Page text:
"How do these people sleep at night?"
It's the one question we can never answer about professional climate deniers. The best answer to date, which we seem to remember, but now absolutely can not find, is a clip where Bill Nye asked Marc Morano how he sleeps at night, and Morano didn't miss a beat in replying "Ambien."
Fortunately, now there's a slightly better answer, thanks to a new study in Energy Research & Social Science that did the academic version of asking oil industry professionals how they sleep at night, knowing their job is causing climate change.
Seriously. As lead author Krista Halttuen said, they sought to understand how "oil and gas professionals with an understanding of climate change reconcile their job and the growing urgency of the climate crisis?"
The study reports on the results of their interviews with "12 people working in the intersection of climate change and the oil industry," an admittedly "relatively small sample size" that allowed them to get "an in-depth understanding of the specific participants' attitudes" but also "obtain a range of different perspectives while also identifying some similarities between interviewees."
Eight of the subjects are currently employed in the industry, two were retired, and two "left the industry to pursue careers in climate change mitigation."
Overall, the responses fell into two main categories, characterized by the researchers as "strategic" and "defensive" responses, each of which has different manifestations. The strategic responses accept, confront, or transcend the issue. So for example, respondents that accepted the reality of the climate crisis, and said they "don't want to be the bad guys" but it's just that they are "enabling people to better their lives," echoing the industry's propaganda, or that change is necessary and oil companies are leading it, ie. greenwashing.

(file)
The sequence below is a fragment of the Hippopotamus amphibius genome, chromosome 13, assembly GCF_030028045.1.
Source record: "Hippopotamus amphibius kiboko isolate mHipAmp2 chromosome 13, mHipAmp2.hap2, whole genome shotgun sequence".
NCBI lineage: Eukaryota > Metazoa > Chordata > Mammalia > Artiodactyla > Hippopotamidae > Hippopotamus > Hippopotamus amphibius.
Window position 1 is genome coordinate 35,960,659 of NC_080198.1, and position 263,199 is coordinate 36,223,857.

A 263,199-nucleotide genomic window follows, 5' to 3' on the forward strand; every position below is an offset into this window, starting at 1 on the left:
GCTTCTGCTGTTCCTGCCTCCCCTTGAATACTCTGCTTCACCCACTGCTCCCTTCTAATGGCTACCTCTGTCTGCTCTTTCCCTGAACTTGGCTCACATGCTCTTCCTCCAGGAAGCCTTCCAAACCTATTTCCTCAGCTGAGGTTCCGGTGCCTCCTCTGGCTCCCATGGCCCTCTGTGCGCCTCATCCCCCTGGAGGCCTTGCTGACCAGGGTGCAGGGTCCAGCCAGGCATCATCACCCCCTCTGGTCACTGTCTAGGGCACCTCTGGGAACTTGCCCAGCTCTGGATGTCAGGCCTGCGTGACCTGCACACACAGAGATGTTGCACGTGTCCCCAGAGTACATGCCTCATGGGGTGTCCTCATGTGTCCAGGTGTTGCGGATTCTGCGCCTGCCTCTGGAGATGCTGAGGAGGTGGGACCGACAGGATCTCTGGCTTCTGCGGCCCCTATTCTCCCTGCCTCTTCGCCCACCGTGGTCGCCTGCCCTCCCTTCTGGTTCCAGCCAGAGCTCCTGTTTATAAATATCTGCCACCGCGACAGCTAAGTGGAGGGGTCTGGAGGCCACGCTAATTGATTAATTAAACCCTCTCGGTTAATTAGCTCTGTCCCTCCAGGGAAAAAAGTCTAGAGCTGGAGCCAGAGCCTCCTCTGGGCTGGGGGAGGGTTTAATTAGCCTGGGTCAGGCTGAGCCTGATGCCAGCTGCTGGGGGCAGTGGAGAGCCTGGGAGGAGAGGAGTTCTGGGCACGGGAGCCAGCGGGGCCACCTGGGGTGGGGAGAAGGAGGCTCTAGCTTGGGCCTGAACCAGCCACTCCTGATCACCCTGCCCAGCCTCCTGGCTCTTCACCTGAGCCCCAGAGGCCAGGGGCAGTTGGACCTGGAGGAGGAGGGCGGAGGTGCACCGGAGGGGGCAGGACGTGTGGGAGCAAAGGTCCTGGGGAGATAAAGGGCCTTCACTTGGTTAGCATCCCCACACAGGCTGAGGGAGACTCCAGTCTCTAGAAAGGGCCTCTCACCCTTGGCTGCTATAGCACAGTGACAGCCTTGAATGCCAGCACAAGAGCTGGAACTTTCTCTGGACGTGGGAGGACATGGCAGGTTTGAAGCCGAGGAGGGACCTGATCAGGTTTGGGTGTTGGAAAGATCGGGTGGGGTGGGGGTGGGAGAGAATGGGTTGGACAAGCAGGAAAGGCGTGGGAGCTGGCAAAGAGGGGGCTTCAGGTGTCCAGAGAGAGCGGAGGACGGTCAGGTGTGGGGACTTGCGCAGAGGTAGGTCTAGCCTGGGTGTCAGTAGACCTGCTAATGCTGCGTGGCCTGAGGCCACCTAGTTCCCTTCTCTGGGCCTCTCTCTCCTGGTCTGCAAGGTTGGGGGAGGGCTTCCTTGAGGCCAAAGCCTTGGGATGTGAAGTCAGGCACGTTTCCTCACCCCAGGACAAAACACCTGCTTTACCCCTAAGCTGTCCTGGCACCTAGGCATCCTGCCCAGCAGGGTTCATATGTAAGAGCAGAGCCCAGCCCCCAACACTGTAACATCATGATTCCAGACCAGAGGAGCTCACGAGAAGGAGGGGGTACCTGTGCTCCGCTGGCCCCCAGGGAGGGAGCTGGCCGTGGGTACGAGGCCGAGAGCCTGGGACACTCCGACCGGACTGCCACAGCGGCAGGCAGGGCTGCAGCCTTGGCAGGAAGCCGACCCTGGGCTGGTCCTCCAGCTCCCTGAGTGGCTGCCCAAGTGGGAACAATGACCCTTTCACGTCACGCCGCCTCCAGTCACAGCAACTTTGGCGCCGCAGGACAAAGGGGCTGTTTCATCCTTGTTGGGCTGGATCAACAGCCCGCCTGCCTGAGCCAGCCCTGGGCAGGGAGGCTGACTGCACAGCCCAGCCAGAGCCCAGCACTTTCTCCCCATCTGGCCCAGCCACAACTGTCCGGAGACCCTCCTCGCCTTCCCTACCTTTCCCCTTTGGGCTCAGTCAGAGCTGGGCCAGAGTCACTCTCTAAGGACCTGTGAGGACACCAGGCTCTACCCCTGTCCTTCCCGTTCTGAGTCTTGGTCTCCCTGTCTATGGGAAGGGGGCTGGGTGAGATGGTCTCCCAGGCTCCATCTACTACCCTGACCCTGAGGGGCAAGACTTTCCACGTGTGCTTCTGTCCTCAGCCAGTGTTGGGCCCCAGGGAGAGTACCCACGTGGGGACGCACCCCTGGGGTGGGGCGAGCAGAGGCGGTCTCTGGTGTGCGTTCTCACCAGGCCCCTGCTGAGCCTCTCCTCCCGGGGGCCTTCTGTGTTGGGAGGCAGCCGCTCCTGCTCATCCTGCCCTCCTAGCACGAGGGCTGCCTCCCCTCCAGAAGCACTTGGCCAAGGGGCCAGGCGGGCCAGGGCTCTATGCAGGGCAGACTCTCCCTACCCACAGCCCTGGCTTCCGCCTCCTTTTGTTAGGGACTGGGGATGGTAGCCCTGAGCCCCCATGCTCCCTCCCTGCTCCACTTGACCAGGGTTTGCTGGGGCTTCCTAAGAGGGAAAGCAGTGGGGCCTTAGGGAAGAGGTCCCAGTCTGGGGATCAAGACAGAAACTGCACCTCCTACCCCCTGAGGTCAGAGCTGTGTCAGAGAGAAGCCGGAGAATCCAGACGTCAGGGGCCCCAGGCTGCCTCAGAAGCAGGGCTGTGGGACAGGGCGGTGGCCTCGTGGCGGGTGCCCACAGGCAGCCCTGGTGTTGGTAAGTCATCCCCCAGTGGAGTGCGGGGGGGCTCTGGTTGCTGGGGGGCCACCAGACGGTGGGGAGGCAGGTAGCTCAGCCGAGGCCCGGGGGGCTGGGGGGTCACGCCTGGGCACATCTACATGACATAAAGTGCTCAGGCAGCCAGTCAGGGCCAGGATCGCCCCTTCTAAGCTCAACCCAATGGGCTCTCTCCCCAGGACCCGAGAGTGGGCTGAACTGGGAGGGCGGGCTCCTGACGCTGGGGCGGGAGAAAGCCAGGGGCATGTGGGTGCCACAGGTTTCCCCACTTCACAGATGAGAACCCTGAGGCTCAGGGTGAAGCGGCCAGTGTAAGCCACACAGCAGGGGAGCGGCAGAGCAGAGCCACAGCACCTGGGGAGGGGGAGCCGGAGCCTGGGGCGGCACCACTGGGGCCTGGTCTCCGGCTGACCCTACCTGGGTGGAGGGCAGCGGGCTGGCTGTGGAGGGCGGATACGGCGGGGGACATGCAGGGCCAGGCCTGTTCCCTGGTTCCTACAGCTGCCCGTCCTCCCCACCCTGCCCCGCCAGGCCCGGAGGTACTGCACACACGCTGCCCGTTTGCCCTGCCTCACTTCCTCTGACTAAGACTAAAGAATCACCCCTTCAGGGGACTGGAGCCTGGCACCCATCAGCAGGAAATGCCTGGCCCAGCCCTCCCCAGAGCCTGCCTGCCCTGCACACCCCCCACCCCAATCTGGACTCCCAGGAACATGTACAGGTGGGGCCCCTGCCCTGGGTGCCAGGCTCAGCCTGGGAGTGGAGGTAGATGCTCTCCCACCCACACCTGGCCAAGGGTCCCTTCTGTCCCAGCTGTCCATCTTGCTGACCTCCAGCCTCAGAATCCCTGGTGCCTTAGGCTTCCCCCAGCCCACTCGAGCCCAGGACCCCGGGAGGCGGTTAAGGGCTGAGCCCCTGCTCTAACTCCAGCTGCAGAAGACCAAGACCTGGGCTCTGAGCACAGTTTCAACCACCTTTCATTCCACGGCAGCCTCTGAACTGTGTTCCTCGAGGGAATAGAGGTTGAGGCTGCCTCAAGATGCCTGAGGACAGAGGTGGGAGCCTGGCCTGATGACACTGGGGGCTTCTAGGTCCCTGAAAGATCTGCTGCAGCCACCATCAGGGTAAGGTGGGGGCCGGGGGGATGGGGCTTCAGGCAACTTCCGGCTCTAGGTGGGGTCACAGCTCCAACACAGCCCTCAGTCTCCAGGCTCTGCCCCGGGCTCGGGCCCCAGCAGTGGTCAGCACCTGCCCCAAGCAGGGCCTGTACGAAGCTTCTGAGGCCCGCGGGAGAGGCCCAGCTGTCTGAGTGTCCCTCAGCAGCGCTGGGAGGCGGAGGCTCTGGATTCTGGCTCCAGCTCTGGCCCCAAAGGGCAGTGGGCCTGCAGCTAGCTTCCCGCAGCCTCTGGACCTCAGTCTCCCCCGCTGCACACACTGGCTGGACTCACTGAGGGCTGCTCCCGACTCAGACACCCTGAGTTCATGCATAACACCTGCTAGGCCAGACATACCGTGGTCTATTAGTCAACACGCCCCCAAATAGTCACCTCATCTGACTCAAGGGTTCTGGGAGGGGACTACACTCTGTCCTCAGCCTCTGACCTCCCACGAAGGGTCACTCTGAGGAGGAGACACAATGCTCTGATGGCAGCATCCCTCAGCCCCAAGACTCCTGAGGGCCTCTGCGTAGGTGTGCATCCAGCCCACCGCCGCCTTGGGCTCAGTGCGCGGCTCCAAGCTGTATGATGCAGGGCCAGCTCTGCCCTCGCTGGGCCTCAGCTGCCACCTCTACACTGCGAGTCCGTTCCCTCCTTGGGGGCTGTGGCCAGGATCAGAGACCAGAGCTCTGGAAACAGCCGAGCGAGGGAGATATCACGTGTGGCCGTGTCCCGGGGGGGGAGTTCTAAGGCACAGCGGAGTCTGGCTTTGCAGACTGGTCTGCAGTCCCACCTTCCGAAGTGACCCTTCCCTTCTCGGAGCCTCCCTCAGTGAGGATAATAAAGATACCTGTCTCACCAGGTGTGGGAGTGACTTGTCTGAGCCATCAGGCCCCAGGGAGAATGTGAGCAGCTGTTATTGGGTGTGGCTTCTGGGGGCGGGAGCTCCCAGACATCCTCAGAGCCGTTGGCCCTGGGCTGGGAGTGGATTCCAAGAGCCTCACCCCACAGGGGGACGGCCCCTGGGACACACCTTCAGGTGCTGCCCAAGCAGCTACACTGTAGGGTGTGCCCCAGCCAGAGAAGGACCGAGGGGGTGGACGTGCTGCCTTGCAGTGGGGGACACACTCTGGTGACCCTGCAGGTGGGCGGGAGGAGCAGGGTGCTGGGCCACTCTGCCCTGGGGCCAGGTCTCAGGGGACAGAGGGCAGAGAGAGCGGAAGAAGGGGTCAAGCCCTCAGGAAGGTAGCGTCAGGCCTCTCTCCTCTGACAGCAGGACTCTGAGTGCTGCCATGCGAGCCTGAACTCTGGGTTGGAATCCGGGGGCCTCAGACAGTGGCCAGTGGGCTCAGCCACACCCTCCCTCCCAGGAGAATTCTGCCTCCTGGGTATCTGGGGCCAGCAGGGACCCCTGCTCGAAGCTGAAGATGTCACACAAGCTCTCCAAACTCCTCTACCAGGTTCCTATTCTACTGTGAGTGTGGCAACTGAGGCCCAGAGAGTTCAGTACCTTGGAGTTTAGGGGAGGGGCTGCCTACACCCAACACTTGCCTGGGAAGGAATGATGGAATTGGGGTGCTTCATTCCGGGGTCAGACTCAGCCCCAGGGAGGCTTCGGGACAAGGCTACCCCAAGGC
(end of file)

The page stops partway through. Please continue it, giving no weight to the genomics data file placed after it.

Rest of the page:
The other set of response were defensive, more explicitly rejecting the need for timely action on this side of 2050, avoiding their responsibility for profiting off of polluting the atmosphere by shifting responsibility to other companies, blaming the government for not regulating them or public for not buying low-carbon products — "But how willing is Joe Bloggs down the street to give up petrol cars, or have a heat pump?" (Actual quote!)
And it's pretty convenient for an oil executive to blame policymakers for not regulating them, when the industry spends billions on fighting exactly those regulations!
Five were European, three were from the rest of the world, and the findings were "in line with academic literature on cultures in different oil companies: there is a Trans-Atlantic divide in which European IOCs are more up-front about the issue of climate change and the need to change, while American ones are found to more actively downplay the importance of climate considerations." Indeed, "nearly all of the defensive responses were the most strongly expressed by" those not subjected to the EU's climate regulations.
More interestingly, while they were "not aware of literature on the attitudes of people who have left the oil industry," their "results suggest that this group is more critical of the industry than those still employed by it."
Those that had left it were more likely to "call on the oil industry to change."
So to answer, how do these people sleep at night?
Sounds like they tell themselves the industry's fairy tales, in which they're the heroes saving the world (from the problem they're causing) until they can't take it any more, wake up, and quit.